Winston Peters Suffers Memory Loss
The Green Party Co-Leader Rod Donald says Winston Peters calls for defecting MPs to be thrown out of parliament contradicts his own statements when Michael Laws, Peter McCardle and Jack Elder defected to NZ First.
"Winston Peters' demand that the Government tighten up its anti-defection legislation totally contradicts the stand he took when three MPs defected to his party in 1996," said Rod Donald.
In a statement released on the day of Michael Laws defection Winston Peters said "new members of parliament joining NZ First - or any other elected political party - without resigning and seeking a new mandate is 'consistent with constitutional precedent'".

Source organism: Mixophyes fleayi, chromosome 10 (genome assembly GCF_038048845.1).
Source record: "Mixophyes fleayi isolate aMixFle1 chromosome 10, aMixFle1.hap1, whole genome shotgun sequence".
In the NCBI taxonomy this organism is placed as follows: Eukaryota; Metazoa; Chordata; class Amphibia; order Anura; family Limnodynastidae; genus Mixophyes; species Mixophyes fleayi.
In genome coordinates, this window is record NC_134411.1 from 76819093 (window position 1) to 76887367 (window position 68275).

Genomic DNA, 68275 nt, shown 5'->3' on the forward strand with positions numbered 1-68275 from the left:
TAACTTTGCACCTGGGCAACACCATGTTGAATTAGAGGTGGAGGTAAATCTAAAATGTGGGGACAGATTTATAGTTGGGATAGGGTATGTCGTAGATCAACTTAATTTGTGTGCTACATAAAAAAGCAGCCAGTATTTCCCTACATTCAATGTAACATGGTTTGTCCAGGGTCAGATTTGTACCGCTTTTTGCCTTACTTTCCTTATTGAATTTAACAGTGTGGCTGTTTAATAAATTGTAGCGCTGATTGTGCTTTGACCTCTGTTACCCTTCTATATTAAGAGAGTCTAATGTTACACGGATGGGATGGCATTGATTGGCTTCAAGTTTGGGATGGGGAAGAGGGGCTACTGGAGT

Peters went on to say "members of parliament have to be free to follow their conscience. They were elected to represent their constituents, not swear an oath of blind allegiance to a political party. If an MP feels that membership in another elected party better serves his or her constituents, then that can be put to the test at election time".
Mr Donald said "Clearly Peters was happy to have MPs from other parties defect to him but he couldn't cope two years later when MPs defected from him.
"His call for defecting MPs to be thrown out of parliament has nothing to do with principle and everything to do with his ego.
"How else can you explain his statement when welcoming Elder and McCardle that 'both men bring independence, integrity....' with his subsequent diatribes against defecting MPs?"